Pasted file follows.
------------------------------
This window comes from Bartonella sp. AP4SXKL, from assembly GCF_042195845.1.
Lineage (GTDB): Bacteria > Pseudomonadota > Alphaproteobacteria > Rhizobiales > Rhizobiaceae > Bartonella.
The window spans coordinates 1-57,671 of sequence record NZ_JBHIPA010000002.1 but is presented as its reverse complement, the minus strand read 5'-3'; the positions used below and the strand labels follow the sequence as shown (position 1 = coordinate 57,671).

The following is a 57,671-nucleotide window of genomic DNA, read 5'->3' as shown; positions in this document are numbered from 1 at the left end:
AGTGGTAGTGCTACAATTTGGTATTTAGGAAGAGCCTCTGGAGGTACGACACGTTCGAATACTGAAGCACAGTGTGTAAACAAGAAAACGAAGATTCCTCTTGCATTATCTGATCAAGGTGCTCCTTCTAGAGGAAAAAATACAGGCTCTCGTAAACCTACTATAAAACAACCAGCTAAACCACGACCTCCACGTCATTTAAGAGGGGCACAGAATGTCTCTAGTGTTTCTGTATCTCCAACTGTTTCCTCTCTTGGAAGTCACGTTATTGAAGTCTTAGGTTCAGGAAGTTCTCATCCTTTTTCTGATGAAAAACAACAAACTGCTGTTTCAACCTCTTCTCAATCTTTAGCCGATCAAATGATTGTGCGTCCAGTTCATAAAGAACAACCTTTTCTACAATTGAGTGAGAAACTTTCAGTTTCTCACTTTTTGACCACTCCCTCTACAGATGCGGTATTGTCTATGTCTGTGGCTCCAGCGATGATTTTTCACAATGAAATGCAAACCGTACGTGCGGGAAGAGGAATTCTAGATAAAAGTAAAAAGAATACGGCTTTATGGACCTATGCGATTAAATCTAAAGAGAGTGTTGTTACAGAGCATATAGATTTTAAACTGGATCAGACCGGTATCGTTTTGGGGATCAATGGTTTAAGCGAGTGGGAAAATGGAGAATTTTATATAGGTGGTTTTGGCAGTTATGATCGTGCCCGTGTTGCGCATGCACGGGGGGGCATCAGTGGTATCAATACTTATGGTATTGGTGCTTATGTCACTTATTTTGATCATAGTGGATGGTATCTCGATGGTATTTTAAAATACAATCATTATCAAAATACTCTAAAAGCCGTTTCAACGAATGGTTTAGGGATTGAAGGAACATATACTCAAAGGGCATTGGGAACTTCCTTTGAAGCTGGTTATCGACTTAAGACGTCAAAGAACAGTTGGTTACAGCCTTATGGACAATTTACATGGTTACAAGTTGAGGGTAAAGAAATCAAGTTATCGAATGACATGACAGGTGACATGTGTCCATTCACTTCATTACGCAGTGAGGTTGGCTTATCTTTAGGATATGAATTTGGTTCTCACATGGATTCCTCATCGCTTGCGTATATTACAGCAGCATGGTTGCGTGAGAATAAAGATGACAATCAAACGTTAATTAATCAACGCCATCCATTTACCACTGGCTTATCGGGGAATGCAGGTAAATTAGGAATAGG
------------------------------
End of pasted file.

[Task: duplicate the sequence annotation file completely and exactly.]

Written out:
This window comes from Bartonella sp. AP4SXKL, from assembly GCF_042195845.1.
Lineage (GTDB): Bacteria > Pseudomonadota > Alphaproteobacteria > Rhizobiales > Rhizobiaceae > Bartonella.
The window spans coordinates 1-57,671 of sequence record NZ_JBHIPA010000002.1 but is presented as its reverse complement, the minus strand read 5'-3'; the positions used below and the strand labels follow the sequence as shown (position 1 = coordinate 57,671).

The following is a 57,671-nucleotide window of genomic DNA, read 5'->3' as shown; positions in this document are numbered from 1 at the left end:
AGTGGTAGTGCTACAATTTGGTATTTAGGAAGAGCCTCTGGAGGTACGACACGTTCGAATACTGAAGCACAGTGTGTAAACAAGAAAACGAAGATTCCTCTTGCATTATCTGATCAAGGTGCTCCTTCTAGAGGAAAAAATACAGGCTCTCGTAAACCTACTATAAAACAACCAGCTAAACCACGACCTCCACGTCATTTAAGAGGGGCACAGAATGTCTCTAGTGTTTCTGTATCTCCAACTGTTTCCTCTCTTGGAAGTCACGTTATTGAAGTCTTAGGTTCAGGAAGTTCTCATCCTTTTTCTGATGAAAAACAACAAACTGCTGTTTCAACCTCTTCTCAATCTTTAGCCGATCAAATGATTGTGCGTCCAGTTCATAAAGAACAACCTTTTCTACAATTGAGTGAGAAACTTTCAGTTTCTCACTTTTTGACCACTCCCTCTACAGATGCGGTATTGTCTATGTCTGTGGCTCCAGCGATGATTTTTCACAATGAAATGCAAACCGTACGTGCGGGAAGAGGAATTCTAGATAAAAGTAAAAAGAATACGGCTTTATGGACCTATGCGATTAAATCTAAAGAGAGTGTTGTTACAGAGCATATAGATTTTAAACTGGATCAGACCGGTATCGTTTTGGGGATCAATGGTTTAAGCGAGTGGGAAAATGGAGAATTTTATATAGGTGGTTTTGGCAGTTATGATCGTGCCCGTGTTGCGCATGCACGGGGGGGCATCAGTGGTATCAATACTTATGGTATTGGTGCTTATGTCACTTATTTTGATCATAGTGGATGGTATCTCGATGGTATTTTAAAATACAATCATTATCAAAATACTCTAAAAGCCGTTTCAACGAATGGTTTAGGGATTGAAGGAACATATACTCAAAGGGCATTGGGAACTTCCTTTGAAGCTGGTTATCGACTTAAGACGTCAAAGAACAGTTGGTTACAGCCTTATGGACAATTTACATGGTTACAAGTTGAGGGTAAAGAAATCAAGTTATCGAATGACATGACAGGTGACATGTGTCCATTCACTTCATTACGCAGTGAGGTTGGCTTATCTTTAGGATATGAATTTGGTTCTCACATGGATTCCTCATCGCTTGCGTATATTACAGCAGCATGGTTGCGTGAGAATAAAGATGACAATCAAACGTTAATTAATCAACGCCATCCATTTACCACTGGCTTATCGGGGAATGCAGGTAAATTAGGAATAGG